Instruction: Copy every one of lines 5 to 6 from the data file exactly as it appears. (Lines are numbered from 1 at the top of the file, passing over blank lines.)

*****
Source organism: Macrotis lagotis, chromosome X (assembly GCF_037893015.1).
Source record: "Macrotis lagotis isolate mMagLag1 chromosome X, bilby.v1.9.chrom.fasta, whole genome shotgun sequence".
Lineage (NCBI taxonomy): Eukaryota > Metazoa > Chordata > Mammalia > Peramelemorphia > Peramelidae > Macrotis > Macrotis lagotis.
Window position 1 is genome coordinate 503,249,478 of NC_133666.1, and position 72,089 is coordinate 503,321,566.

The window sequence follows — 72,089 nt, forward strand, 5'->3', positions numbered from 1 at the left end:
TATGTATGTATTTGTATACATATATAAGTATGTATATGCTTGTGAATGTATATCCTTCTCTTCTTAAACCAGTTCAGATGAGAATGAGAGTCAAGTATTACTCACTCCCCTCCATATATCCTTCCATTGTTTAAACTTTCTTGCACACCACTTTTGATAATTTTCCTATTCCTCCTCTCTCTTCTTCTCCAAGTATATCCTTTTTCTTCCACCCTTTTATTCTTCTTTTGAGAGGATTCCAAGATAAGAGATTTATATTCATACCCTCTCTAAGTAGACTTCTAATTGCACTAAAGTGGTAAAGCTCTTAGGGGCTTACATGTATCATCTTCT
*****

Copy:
The window sequence follows — 72,089 nt, forward strand, 5'->3', positions numbered from 1 at the left end:
TATGTATGTATTTGTATACATATATAAGTATGTATATGCTTGTGAATGTATATCCTTCTCTTCTTAAACCAGTTCAGATGAGAATGAGAGTCAAGTATTACTCACTCCCCTCCATATATCCTTCCATTGTTTAAACTTTCTTGCACACCACTTTTGATAATTTTCCTATTCCTCCTCTCTCTTCTTCTCCAAGTATATCCTTTTTCTTCCACCCTTTTATTCTTCTTTTGAGAGGATTCCAAGATAAGAGATTTATATTCATACCCTCTCTAAGTAGACTTCTAATTGCACTAAAGTGGTAAAGCTCTTAGGGGCTTACATGTATCATCTTCT